�� &#x/Att;¬he; [/; ott;&#xom ];&#x/BBo;&#xx [7;�.21; 9;&#x.084;&#x 538;&#x.416;&#x 90.;ࠄ ;&#x]/Su; typ; /F;&#xoote;&#xr /T;&#xype ;&#x/Pag;&#xinat;&#xion ;&#x/Att;¬he; [/; ott;&#xom ];&#x/BBo;&#xx [7;�.21; 9;&#x.084;&#x 538;&#x.416;&#x 90.;ࠄ ;&#x]/Su; typ; /F;&#xoote;&#xr /T;&#xype ;&#x/Pag;&#xinat;&#xion ;Valley Humanities Review Spring 2012addiction, also recalled the relative comfort of being gay in the Garden“It was ‘our place,’ it was my place to find out who I was.”In the preface to An Evening at the Garden of AllahPaulsonstates that he believes the protection and affirmation that the gayun Garden cabaret gave Seattle gay men and lesbians, as well as the performers,allowed important steps to be taken towards the creation of a greater urban LGBTcommunity“Being ‘out’ at the Garden in an oppressive time for gays and lesbians,” Paulson claims, “was a giant step toward having the confidence to form political groups, challenge police authority, and pound on the doors at City Hall.”A gay community had carved a home for itself in the heart of the urban center in the shape of a genderbending female impersonation club.The revues were, at this point, in the awkward position of being very clearly and appealingly queer and dominated by gay men and lesbians. However, at the same time, their place in society relied on the idea of being nothing more than a slight twist on heterosexual nightlifeNevertheless, it would be naïve to assume that the revues’ unofficialbut palpably queeraura did not constitute a significant amount of the appeal for the straight audiences that went to see the shows“It was straight audiences that supported the [Jewel Box] Revue,” asserted Jerry Ross, and much of the content of the shows consisted ofvery open homoerotic play with the audience.Kim Drake, impersonator and emcee at the Garden of Allah, used to introduce the show with an acknowledgement of the clubs reputation and of what the audience came for.Good evening, Ladies and GentlemenYou know who you are, but all your reputations were ruined anyway the minute you walked down the stairsSo you &#x/Att;¬he; [/; ott;&#xom ];&#x/BBo;&#xx [7;�.21; 9;&#x.084;&#x 538;&#x.416;&#x 90.;ࠄ ;&#x]/Su; typ; /F;&#xoote;&#xr /T;&#xype ;&#x/Pag;&#xinat;&#xion ;&#x/Att;¬he; [/; ott;&#xom ];&#x/BBo;&#xx [7;�.21; 9;&#x.084;&#x 538;&#x.416;&#x 90.;ࠄ ;&#x]/Su; typ; /F;&#xoote;&#xr /T;&#xype ;&#x/Pag;&#xinat;&#xion ; &#x/MCI; 4 ;&#x/MCI; 4 ;38 Mother Cabrini, quoted in Don Paulson, An Evening at the Garden of Allah, 45.Preface, Don Paulson, An Evening at the Garden of Allah, xixii.Jerry Ross, quoted in Don Paulson, An Evening at the Garden of Allah, 81.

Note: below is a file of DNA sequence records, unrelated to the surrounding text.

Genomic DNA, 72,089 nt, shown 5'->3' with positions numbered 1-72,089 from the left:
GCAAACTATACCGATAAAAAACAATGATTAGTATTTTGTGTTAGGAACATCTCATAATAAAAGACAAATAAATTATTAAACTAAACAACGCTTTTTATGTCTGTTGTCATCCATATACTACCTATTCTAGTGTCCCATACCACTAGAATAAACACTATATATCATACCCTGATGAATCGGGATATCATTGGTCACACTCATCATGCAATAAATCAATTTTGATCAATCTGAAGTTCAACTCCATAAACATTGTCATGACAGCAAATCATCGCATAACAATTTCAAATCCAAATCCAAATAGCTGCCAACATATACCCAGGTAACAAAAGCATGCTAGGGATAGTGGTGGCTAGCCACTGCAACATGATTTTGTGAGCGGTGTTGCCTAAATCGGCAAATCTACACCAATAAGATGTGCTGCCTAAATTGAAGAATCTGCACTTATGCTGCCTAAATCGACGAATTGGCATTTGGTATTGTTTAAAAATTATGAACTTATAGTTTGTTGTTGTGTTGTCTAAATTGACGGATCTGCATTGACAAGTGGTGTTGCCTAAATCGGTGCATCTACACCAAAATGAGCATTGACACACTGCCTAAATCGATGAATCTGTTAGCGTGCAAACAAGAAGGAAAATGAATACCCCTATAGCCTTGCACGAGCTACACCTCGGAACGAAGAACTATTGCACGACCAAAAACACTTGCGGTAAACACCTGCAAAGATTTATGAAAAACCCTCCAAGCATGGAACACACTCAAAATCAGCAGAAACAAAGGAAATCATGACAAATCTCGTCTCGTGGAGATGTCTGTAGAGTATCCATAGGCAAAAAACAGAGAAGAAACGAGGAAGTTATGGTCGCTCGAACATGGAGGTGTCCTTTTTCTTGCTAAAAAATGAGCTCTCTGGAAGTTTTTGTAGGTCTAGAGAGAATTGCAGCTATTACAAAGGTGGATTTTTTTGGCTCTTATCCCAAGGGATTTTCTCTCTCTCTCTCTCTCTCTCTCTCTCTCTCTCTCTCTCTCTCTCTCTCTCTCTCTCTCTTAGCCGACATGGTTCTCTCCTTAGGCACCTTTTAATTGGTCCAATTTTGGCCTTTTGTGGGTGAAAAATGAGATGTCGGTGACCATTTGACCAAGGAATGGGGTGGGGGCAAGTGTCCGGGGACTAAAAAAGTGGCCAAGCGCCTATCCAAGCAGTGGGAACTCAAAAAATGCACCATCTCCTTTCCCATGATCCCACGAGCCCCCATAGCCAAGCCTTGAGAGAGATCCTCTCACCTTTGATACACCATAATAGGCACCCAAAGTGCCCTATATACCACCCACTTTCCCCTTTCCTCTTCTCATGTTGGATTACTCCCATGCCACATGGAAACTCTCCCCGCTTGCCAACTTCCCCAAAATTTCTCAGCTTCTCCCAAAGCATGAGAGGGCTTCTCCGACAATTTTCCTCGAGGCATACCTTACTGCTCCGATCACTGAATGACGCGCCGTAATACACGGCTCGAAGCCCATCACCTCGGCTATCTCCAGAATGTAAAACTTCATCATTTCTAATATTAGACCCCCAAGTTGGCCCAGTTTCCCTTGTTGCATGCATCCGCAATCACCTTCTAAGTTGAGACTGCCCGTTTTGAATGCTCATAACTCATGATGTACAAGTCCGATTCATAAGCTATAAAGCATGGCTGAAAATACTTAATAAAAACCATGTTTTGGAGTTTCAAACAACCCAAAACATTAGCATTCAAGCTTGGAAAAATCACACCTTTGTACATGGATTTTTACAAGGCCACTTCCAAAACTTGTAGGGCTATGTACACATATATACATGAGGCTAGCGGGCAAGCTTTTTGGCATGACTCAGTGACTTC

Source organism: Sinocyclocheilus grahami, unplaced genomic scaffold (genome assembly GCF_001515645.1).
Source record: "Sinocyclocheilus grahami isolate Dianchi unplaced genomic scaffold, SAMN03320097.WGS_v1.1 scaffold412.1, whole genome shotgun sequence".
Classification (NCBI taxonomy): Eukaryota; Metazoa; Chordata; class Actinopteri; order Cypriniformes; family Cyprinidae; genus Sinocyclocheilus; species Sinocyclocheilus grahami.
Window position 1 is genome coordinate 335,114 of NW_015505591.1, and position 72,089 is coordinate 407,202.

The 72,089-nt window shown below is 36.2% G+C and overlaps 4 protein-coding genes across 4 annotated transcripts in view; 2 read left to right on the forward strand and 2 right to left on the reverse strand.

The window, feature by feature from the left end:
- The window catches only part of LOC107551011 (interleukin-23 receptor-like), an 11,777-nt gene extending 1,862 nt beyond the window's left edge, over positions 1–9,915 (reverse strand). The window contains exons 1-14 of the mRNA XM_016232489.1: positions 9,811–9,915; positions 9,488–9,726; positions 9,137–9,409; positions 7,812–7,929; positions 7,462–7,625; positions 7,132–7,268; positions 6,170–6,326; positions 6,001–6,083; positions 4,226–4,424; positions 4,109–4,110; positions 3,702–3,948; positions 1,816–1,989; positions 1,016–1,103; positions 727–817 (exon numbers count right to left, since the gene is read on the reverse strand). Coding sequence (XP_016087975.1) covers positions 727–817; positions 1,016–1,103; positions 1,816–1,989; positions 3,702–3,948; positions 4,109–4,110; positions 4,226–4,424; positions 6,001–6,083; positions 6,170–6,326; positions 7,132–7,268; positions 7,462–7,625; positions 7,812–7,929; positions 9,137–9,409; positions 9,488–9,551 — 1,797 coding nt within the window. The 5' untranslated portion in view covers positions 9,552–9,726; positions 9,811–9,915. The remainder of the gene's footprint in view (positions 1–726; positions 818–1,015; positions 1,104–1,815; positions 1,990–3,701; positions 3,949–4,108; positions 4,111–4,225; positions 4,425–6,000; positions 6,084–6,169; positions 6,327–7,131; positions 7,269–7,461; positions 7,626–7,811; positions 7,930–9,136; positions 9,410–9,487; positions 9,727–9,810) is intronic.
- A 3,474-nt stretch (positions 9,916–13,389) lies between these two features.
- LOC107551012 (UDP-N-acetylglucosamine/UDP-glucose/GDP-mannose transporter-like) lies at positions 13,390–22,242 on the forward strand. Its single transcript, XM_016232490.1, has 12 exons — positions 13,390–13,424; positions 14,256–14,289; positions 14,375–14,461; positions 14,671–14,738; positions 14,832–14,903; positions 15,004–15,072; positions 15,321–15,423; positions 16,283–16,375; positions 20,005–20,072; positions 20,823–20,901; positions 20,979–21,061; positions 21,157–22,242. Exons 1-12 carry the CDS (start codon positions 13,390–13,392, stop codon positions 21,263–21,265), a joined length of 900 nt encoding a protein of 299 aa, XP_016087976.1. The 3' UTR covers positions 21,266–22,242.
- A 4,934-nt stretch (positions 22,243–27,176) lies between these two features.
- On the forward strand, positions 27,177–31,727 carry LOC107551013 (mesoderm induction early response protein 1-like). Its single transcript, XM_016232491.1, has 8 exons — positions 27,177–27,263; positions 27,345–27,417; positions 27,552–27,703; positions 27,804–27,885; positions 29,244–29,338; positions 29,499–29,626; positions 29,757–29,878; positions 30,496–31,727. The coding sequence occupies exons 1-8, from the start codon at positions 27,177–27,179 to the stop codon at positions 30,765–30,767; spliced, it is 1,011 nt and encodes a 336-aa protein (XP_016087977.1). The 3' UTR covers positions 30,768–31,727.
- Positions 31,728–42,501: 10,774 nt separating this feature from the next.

�� &#x/Att;¬he; [/; ott;&#xom ];&#x/BBo;&#xx [7;�.21; 9;&#x.084;&#x 538;&#x.416;&#x 90.;ࠄ ;&#x]/Su; typ; /F;&#xoote;&#xr /T;&#xype ;&#x/Pag;&#xinat;&#xion ;&#x/Att;¬he; [/; ott;&#xom ];&#x/BBo;&#xx [7;�.21; 9;&#x.084;&#x 538;&#x.416;&#x 90.;ࠄ ;&#x]/Su; typ; /F;&#xoote;&#xr /T;&#xype ;&#x/Pag;&#xinat;&#xion ;Valley Humanities Review Spring 2012might as well sit back and relax and enjoy the show because we are going to enjoy itWelcome to the gay, glamorous, gorgeous Garden of Allah where boys meet girls and sometimes you can’t tell the difference.The punchline of any female impersonation act is, of course, that the ostensibly womanly figure performing is actually a manWhile this is usually revealed at the end of the act, audiences who court this kind of entertainment are never really fooled by the illusionEveryone in the club knows that the performers are men from beginning to endMany of the performances like Gita Gilmore’s Mae West impersonation did not even take great care to keep up the illusionHarry, a Female Mimicscover girl, used his masculinity very heavily in his act, for example“You’ll notice,” reports the magazine,that he doesn’t believe in hiding his manly hairlegsand his makeup accents ratherthan hides his features.”In such cases where the men so poorly resemble women, the straight audience can have no real doubt as to the sexof the performerStill, the acts, many of which include elaborate stripteases and raunchy burlesques, are intended to titillate the audience with a hint (or sometimes more) of homoeroticism that would be highly unacceptable outside of the cabaretDrake offers an explanation of female impersonatorallure that is, indeed, entirely personal and even sexual“They have the fantasy of it being a woman and all the tenderness and expertise a guy can give.”Danny Brown of the Jewel Box Revue comes very close to acknowledging this appeal explicitly in the Revue’s program, when he says, “e appeal a lot to the intellectual who can understand this quirk in man’s natureThere is a bit of woman in every man.”his knowing without acknowledging presents a sort of tourism for a straight audienceway to explore homosexual or transgender &#x/Att;¬he; [/; ott;&#xom ];&#x/BBo;&#xx [7;�.21; 9;&#x.084;&#x 538;&#x.416;&#x 90.;ࠄ ;&#x]/Su; typ; /F;&#xoote;&#xr /T;&#xype ;&#x/Pag;&#xinat;&#xion ;&#x/Att;¬he; [/; ott;&#xom ];&#x/BBo;&#xx [7;�.21; 9;&#x.084;&#x 538;&#x.416;&#x 90.;ࠄ ;&#x]/Su; typ; /F;&#xoote;&#xr /T;&#xype ;&#x/Pag;&#xinat;&#xion ; &#x/MCI; 5 ;&#x/MCI; 5 ;41 Kim Drake, quoted in Don Paulson, An Evening at the Garden of Allah, 104.“Harry,” Female Mimics, Spring 1968, 45.Ibid.Danny Brown, quoted in Jewel Box Revue program.